The Aftermath of a Workplace Injury: Should You Trust a Company Doctor or Not?

It is a prevalent misconception that most employees have an obligation to be treated exclusively by a company doctor after suffering a work injury. Despite employers asserting the necessity of adhering to a “panel provider” during the critical 90-day period post-injury, the reality is that many workers encounter significant hurdles in securing medical practitioners willing to treat them within these confines.

This raises a crucial question: should employees unquestioningly trust a company doctor, or is there a need to critically evaluate the implications of such mandated medical care? Delving into this dilemma will require the help of a proficient Philadelphia work injury attorney,  but it will go a long way toward ensuring you make informed decisions that will expedite your recovery.

Why should you have to wonder if your doctor cares about you?

There are many reasons why the trustworthiness of company-endorsed healthcare providers should always prompt a closer examination. Here are several examples that will help you gain some perspective on the matter.

Example 1: Dishonesty in omission

Should You Trust a Company Doctor or Not

A client with post-concussive syndrome recently reminded us of the dramatic way that employer-designated medical providers treat workers’ compensation patients differently from the way private medical providers treat patients. 

At each visit after the first one, the panel neurologist asked her to tell him what areas had improved, which he duly noted in his records. However, he didn’t ask her any other questions pertaining to her symptoms.

For example, she still had photophobia but her headaches were somewhat better. However, all the office note said is that her headaches were better. As a result of his omission, you would think that the other symptoms didn’t exist. While the office note was accurate, it was dishonest because it was incomplete.

Example 2: The 180° turn

Similarly, in employer-designated physical therapy centers, physical therapists push patients to report improvement even when they are not getting significantly better. “Come on, you must be feeling a little bit better,” is a typical declaration injured workers get at physical therapy centers they have been referred to by company doctors.

If their backs are in spasm, which is a serious sign of injury, these facilities often report “tightness” or “tenderness to palpation.” Company doctors know that injured workers only have an obligation to treat with them for 90 days and often report significant improvement during that time, even when there has been little or none.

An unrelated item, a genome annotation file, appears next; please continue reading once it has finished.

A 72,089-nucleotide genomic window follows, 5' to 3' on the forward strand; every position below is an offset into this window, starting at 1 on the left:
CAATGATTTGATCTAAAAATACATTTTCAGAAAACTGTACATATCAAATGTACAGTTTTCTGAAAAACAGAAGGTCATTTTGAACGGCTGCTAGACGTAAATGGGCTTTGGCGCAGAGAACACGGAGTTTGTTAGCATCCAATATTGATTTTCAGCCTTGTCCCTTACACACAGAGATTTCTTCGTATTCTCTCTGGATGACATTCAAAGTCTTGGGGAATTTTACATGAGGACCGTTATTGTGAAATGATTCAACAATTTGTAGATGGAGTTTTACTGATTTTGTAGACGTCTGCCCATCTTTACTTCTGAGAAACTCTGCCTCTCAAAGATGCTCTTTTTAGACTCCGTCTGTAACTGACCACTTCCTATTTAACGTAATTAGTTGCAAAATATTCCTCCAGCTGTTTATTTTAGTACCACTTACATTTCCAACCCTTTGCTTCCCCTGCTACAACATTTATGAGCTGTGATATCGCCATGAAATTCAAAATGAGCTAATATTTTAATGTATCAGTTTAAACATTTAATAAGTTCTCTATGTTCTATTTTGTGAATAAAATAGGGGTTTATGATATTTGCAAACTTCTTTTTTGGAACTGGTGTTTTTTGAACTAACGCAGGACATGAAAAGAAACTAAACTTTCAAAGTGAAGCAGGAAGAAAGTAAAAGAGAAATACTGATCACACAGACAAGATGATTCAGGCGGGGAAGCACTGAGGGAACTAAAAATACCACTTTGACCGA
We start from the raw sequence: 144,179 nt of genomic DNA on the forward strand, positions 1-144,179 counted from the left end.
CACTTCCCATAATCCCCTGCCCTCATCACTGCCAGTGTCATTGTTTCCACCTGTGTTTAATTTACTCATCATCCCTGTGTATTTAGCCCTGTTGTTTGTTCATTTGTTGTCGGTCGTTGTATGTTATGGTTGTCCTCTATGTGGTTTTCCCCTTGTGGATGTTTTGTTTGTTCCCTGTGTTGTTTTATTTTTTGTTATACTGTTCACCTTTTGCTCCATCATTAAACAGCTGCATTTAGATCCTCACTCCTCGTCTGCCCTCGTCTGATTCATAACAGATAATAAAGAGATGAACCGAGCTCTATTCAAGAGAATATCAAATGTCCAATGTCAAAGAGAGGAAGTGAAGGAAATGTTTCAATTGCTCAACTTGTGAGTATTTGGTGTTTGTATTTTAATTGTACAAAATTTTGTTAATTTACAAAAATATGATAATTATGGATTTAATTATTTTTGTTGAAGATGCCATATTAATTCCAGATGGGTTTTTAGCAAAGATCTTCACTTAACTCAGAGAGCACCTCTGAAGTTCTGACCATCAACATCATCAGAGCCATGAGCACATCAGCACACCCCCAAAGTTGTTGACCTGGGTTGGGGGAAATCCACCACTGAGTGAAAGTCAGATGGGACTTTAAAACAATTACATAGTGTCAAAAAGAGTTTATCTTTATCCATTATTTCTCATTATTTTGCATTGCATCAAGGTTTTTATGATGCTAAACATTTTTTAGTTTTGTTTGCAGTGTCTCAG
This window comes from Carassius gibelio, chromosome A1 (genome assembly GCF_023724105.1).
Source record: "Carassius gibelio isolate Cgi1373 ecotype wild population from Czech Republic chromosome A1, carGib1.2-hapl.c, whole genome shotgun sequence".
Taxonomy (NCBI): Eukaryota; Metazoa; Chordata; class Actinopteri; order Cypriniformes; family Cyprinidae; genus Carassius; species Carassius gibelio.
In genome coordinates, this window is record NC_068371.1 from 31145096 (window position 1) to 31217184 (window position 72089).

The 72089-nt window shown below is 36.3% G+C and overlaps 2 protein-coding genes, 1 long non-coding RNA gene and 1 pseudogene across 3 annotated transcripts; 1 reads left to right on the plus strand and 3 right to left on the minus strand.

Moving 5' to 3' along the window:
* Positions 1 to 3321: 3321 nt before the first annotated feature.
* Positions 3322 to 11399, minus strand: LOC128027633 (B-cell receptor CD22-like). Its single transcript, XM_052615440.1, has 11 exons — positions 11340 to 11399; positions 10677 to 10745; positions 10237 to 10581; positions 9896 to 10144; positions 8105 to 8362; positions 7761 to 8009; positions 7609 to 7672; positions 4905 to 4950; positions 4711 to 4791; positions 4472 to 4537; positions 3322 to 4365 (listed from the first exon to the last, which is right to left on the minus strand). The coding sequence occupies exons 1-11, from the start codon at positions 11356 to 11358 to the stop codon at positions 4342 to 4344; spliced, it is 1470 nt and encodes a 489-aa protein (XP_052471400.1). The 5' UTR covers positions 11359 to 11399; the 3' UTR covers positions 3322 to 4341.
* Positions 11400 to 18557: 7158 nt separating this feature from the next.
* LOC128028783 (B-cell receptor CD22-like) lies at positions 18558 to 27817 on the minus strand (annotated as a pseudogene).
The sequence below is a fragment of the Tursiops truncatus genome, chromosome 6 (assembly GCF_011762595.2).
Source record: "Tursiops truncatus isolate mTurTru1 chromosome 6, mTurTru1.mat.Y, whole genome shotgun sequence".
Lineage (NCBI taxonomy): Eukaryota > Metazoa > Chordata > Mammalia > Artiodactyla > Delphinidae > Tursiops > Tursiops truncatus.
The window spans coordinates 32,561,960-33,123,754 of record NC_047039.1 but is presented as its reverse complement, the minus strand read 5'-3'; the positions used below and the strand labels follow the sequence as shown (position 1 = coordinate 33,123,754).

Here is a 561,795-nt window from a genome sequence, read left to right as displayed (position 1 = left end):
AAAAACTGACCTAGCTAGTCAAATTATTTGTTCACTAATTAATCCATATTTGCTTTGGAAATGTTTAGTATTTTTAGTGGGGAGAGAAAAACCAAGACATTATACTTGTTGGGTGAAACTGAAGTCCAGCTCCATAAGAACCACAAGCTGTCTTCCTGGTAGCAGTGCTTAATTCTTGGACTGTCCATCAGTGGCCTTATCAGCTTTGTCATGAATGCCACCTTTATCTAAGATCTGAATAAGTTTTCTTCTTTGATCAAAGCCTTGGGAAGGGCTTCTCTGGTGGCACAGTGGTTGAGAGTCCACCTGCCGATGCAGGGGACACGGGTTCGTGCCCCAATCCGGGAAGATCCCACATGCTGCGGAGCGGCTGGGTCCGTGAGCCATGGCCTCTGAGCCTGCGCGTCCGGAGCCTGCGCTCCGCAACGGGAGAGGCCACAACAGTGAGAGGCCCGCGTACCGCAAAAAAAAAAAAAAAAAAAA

Furthermore, when patient treatment reaches about the 70th day, many company doctors suddenly begin to describe “pre-existing conditions” as the cause of the patient’s symptoms, knowing that the patient will not be treated by them for longer than 90 days.

Example 3: Blind coverage denial

Why should you have to wonder if your doctor cares about you

A former medical director for Aetna Insurance Company admitted under oath that “he never looked at patients’ records when deciding whether to approve or deny care.”  The stunning admission came amidst a deposition taken in a lawsuit filed by a college student who suffers from a rare immune disorder and needed Aetna to pre-authorize an expensive infusion.

The medical director, who signed the pre-authorization denial, admitted that he knew next to nothing about the disorder and testified that he never looked at any medical records in his entire career in connection with any review of medical treatment made by Aetna. 

The silver lining

There are some very fine medical providers who treat patients at the request of insurance companies or employers. There is no reason, however, why patients should wonder whether the provider’s loyalties are to the insurance company or them.

For this reason, those who have suffered serious work injuries should almost always try to get documentation of their symptoms from a primary care physician – even during the 90-day period during which they are supposed to be treated by the company doctor.  Furthermore, when the company’s 90-day treatment period expires, it’s time to get treated by someone you are sure is honest.

Where in Philadelphia can I find an experienced work injury attorney near me?

At Liberty Bell, you can find the finest lineup of workers’ compensation attorneys on either side of Schuylkill River. Our seasoned legal team adopts a client-centric approach, tailoring our strategies to reflect the unique circumstances of your case. We possess a profound understanding of the work comp system and we’re widely recognized in Philadelphia for our integrity and commitment to justice.

Don’t fall into the trap of legal mills whose only goal is to enhance their bottom line. Contact us today and ensure you have a partner who’s willing to fight tooth and nail to ensure the best outcome for your case!